Although the screenplay is already good, the performances make it even better. Scanlan’s Mary is quite a quiet person but all the grief, anger and betrayal she is feeling is just bubbling below the surface. She says so much with her face and you can’t help but feel sorry for her. And you can’t simply write Genevieve off as the other woman either – it’s more complicated than that and she has more substance. She’s a fully realised woman too and Richard is also brilliant, particularly towards the end. The main cast is rounded out by Genevieve’s teenage son Solomon, played very well by Talid Ariss

After Love really delivers an impactful emotional story and I highly recommend.

In cinemas from Friday 4th June

Rating: 4 out of 5.

Dream Horse: Film Review

Dream Horse

Courtesy of Warner Bros.

I love Toni Collette and will watch her in anything so even though I wasn’t super keen on Dream Horse, I gave it a whirl and had a great time.

Dream Horse, based on a true story, follows Jan Vokes (Collette), a Welsh supermarket assistant and barmaid who is pretty fed up with her small town life now her kids have flown the nest and she has to work two jobs while her husband Brian (Owen Teale) sits in front of the TV all day. After doing her research, she decides to buy a mare and breed a racehorse, despite having no experience. It’s a prohibitively expensive venture so they set up a syndicate with the help of Howard (Damian Lewis) so they can raise the funds to get Dream Alliance proper training to help him compete in the big leagues.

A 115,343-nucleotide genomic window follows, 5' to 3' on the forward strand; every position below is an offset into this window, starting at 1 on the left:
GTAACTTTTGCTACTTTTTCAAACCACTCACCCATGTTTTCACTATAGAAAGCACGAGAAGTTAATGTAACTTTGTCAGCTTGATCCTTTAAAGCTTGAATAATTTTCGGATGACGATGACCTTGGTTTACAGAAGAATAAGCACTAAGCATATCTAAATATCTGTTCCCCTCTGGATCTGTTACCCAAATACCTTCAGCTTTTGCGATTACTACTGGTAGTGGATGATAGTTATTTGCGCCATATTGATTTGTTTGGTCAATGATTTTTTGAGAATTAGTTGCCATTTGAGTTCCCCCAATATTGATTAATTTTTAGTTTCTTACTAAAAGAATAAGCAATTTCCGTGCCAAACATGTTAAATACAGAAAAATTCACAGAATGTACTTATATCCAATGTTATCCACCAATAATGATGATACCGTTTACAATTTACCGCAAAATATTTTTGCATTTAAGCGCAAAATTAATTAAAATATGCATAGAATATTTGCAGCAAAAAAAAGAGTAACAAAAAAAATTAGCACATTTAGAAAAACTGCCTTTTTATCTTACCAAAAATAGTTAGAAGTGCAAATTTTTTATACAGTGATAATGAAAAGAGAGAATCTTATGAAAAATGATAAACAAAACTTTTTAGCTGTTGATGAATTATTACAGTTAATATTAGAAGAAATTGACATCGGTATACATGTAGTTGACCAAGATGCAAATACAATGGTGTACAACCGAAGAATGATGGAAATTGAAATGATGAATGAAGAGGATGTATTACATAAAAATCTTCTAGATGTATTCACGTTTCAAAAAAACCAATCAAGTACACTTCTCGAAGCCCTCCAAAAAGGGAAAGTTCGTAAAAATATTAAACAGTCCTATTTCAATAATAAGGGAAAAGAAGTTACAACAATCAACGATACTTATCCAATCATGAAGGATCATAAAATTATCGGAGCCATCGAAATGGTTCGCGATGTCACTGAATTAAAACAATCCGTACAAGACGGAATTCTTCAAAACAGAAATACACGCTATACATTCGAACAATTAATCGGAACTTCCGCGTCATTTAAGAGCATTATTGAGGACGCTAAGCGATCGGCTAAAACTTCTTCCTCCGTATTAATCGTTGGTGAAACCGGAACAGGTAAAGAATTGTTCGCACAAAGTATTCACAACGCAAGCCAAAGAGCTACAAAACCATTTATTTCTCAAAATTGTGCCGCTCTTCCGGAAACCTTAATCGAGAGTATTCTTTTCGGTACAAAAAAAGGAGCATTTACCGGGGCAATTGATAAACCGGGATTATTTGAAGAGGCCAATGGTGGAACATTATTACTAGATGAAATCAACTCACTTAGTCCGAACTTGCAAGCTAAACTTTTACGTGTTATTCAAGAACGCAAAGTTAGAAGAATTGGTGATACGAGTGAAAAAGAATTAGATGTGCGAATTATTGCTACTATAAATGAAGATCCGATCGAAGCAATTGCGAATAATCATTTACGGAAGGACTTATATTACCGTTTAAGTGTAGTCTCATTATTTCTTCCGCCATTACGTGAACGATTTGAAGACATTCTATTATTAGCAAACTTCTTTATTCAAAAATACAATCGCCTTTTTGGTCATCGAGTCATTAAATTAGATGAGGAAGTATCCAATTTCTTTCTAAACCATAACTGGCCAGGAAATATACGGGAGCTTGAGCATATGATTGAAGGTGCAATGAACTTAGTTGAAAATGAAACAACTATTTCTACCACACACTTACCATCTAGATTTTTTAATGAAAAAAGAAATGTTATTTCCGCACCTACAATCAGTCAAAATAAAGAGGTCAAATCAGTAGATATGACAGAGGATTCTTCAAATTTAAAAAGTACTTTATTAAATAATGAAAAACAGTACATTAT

Dream Horse is a lovely, uplifting watch that your mum would probably love. I can imagine this doing very well on a Sunday afternoon on the TV. That’s not to say the quality isn’t good, but it’s a conventional horseracing drama that feels perfectly suited to that time slot.

You know the ending of a film like this before you even begun, they’re always so predictable, but it’s still comforting to watch it happen, even if you called it a mile off. This film hits all the beats you would expect and doesn’t do anything particularly new or original with the horseracing/general sports competition genre but the journey is still very watchable and heartwarming.